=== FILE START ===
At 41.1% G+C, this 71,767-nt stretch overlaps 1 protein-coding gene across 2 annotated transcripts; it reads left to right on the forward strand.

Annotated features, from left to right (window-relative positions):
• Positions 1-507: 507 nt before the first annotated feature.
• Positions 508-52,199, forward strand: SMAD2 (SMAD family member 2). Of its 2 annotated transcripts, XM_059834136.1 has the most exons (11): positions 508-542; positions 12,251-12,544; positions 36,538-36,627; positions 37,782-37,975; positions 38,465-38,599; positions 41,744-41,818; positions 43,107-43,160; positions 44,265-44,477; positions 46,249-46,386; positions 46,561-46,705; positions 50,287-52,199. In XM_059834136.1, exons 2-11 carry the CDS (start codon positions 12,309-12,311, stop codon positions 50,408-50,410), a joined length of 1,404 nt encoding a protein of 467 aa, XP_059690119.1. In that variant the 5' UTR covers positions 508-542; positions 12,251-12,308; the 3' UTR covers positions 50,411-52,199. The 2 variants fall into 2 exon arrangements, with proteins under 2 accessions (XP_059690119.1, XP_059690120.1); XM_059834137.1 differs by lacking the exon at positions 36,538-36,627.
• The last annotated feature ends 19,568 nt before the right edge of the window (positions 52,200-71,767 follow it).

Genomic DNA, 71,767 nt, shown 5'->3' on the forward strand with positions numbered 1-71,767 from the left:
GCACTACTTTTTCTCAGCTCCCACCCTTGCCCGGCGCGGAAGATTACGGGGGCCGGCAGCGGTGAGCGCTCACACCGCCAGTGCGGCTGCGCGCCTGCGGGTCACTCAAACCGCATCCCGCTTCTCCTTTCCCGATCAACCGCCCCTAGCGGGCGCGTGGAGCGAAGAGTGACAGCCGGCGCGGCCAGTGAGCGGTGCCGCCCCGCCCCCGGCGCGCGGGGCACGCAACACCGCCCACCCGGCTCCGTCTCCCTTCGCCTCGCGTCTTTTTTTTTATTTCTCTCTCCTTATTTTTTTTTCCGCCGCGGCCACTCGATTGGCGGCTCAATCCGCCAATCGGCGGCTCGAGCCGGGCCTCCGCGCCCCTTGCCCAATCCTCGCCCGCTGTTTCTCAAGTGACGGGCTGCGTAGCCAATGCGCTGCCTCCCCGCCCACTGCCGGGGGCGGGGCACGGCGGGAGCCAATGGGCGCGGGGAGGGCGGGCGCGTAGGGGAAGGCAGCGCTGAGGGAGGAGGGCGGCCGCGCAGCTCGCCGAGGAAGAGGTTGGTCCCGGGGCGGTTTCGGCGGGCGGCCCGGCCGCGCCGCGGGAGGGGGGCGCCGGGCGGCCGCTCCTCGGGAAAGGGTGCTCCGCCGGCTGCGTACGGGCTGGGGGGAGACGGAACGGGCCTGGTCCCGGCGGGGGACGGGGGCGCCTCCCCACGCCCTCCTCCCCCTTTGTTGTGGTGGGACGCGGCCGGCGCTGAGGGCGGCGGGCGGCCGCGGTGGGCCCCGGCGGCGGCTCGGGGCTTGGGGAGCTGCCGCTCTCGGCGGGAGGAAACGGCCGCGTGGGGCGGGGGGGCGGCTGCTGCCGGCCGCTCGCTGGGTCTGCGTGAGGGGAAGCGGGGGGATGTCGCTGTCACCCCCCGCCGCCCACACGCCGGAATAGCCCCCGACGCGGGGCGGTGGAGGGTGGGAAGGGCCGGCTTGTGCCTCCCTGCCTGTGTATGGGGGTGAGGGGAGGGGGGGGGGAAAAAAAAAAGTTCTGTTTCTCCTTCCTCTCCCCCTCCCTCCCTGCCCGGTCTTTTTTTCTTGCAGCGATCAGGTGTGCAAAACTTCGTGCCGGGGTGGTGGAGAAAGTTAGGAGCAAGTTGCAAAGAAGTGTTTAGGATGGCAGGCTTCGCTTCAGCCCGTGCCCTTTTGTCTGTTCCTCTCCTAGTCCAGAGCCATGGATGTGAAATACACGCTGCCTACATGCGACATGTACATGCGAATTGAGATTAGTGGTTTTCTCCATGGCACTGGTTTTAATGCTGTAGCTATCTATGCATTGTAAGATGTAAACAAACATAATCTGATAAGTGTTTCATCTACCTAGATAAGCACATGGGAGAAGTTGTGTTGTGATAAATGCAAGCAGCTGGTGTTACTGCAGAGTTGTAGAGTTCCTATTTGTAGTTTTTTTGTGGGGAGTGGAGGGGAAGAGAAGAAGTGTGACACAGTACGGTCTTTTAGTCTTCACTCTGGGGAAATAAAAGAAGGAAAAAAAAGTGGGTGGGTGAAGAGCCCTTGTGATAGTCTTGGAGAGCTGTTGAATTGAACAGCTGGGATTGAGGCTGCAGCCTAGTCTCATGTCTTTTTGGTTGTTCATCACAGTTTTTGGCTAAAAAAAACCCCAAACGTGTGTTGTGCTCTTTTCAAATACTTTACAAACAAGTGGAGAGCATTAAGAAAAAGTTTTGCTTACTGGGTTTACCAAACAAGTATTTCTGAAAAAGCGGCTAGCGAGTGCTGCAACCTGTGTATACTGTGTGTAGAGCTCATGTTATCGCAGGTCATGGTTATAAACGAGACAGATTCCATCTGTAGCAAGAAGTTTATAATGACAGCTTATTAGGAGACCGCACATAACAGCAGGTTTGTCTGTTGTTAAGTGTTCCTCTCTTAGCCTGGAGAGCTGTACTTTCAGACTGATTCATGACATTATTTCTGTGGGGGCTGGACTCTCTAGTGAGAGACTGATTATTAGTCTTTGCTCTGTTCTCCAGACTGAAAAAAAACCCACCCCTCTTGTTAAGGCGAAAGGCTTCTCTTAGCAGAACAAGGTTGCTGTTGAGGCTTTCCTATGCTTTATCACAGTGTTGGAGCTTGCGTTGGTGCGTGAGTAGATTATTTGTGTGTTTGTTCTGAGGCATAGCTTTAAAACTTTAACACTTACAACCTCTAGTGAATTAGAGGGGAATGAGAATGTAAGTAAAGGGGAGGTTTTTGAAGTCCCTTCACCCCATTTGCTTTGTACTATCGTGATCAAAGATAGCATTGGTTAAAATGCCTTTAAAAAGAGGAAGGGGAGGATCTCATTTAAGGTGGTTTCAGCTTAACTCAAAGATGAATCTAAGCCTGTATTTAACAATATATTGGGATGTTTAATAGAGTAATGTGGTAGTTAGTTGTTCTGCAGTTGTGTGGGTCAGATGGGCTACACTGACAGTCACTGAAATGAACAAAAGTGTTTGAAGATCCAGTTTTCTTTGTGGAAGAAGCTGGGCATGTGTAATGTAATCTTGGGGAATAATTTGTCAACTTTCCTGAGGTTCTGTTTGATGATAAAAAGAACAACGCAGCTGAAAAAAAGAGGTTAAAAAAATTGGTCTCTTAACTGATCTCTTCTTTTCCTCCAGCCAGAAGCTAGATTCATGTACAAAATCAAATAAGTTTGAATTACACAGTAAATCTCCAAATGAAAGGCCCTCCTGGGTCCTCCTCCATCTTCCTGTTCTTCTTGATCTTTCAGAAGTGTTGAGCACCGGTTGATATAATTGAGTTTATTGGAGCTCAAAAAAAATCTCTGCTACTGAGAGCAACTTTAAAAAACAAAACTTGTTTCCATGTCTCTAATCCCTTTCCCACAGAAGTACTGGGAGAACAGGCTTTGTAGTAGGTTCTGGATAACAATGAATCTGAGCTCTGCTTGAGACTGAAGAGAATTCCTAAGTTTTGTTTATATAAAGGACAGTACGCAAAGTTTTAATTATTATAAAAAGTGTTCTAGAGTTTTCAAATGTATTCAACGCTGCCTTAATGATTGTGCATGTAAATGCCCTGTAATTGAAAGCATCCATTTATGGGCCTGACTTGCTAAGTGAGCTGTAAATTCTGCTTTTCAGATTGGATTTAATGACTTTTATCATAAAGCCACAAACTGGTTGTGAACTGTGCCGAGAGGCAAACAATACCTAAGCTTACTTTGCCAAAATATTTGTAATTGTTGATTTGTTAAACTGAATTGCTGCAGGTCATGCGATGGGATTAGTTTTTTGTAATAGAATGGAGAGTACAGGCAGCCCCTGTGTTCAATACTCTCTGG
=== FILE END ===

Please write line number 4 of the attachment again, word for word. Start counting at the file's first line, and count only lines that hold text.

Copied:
• Positions 508-52,199, forward strand: SMAD2 (SMAD family member 2). Of its 2 annotated transcripts, XM_059834136.1 has the most exons (11): positions 508-542; positions 12,251-12,544; positions 36,538-36,627; positions 37,782-37,975; positions 38,465-38,599; positions 41,744-41,818; positions 43,107-43,160; positions 44,265-44,477; positions 46,249-46,386; positions 46,561-46,705; positions 50,287-52,199. In XM_059834136.1, exons 2-11 carry the CDS (start codon positions 12,309-12,311, stop codon positions 50,408-50,410), a joined length of 1,404 nt encoding a protein of 467 aa, XP_059690119.1. In that variant the 5' UTR covers positions 508-542; positions 12,251-12,308; the 3' UTR covers positions 50,411-52,199. The 2 variants fall into 2 exon arrangements, with proteins under 2 accessions (XP_059690119.1, XP_059690120.1); XM_059834137.1 differs by lacking the exon at positions 36,538-36,627.